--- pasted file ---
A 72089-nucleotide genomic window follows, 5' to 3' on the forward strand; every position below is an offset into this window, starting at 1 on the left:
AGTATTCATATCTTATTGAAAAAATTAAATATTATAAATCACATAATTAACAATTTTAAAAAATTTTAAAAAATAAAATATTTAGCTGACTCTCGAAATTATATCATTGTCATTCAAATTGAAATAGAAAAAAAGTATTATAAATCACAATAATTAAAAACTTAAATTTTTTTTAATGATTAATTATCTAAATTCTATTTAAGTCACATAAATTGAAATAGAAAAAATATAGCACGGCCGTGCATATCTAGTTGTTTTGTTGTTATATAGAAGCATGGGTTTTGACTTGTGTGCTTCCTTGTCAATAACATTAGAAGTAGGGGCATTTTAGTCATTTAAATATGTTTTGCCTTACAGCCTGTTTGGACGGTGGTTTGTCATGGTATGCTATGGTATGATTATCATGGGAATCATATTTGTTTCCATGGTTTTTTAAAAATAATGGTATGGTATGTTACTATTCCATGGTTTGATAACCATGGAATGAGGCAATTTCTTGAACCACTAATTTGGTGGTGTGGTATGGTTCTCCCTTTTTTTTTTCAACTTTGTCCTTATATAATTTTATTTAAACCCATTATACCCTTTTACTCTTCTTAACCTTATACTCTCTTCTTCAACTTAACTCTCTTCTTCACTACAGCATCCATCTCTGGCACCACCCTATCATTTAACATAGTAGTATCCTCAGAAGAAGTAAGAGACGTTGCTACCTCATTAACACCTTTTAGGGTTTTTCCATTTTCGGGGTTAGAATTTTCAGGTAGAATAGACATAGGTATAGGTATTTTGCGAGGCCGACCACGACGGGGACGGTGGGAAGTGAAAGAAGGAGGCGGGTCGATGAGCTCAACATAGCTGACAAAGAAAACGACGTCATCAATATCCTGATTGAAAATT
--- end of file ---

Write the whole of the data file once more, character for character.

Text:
A 72089-nucleotide genomic window follows, 5' to 3' on the forward strand; every position below is an offset into this window, starting at 1 on the left:
AGTATTCATATCTTATTGAAAAAATTAAATATTATAAATCACATAATTAACAATTTTAAAAAATTTTAAAAAATAAAATATTTAGCTGACTCTCGAAATTATATCATTGTCATTCAAATTGAAATAGAAAAAAAGTATTATAAATCACAATAATTAAAAACTTAAATTTTTTTTAATGATTAATTATCTAAATTCTATTTAAGTCACATAAATTGAAATAGAAAAAATATAGCACGGCCGTGCATATCTAGTTGTTTTGTTGTTATATAGAAGCATGGGTTTTGACTTGTGTGCTTCCTTGTCAATAACATTAGAAGTAGGGGCATTTTAGTCATTTAAATATGTTTTGCCTTACAGCCTGTTTGGACGGTGGTTTGTCATGGTATGCTATGGTATGATTATCATGGGAATCATATTTGTTTCCATGGTTTTTTAAAAATAATGGTATGGTATGTTACTATTCCATGGTTTGATAACCATGGAATGAGGCAATTTCTTGAACCACTAATTTGGTGGTGTGGTATGGTTCTCCCTTTTTTTTTTCAACTTTGTCCTTATATAATTTTATTTAAACCCATTATACCCTTTTACTCTTCTTAACCTTATACTCTCTTCTTCAACTTAACTCTCTTCTTCACTACAGCATCCATCTCTGGCACCACCCTATCATTTAACATAGTAGTATCCTCAGAAGAAGTAAGAGACGTTGCTACCTCATTAACACCTTTTAGGGTTTTTCCATTTTCGGGGTTAGAATTTTCAGGTAGAATAGACATAGGTATAGGTATTTTGCGAGGCCGACCACGACGGGGACGGTGGGAAGTGAAAGAAGGAGGCGGGTCGATGAGCTCAACATAGCTGACAAAGAAAACGACGTCATCAATATCCTGATTGAAAATT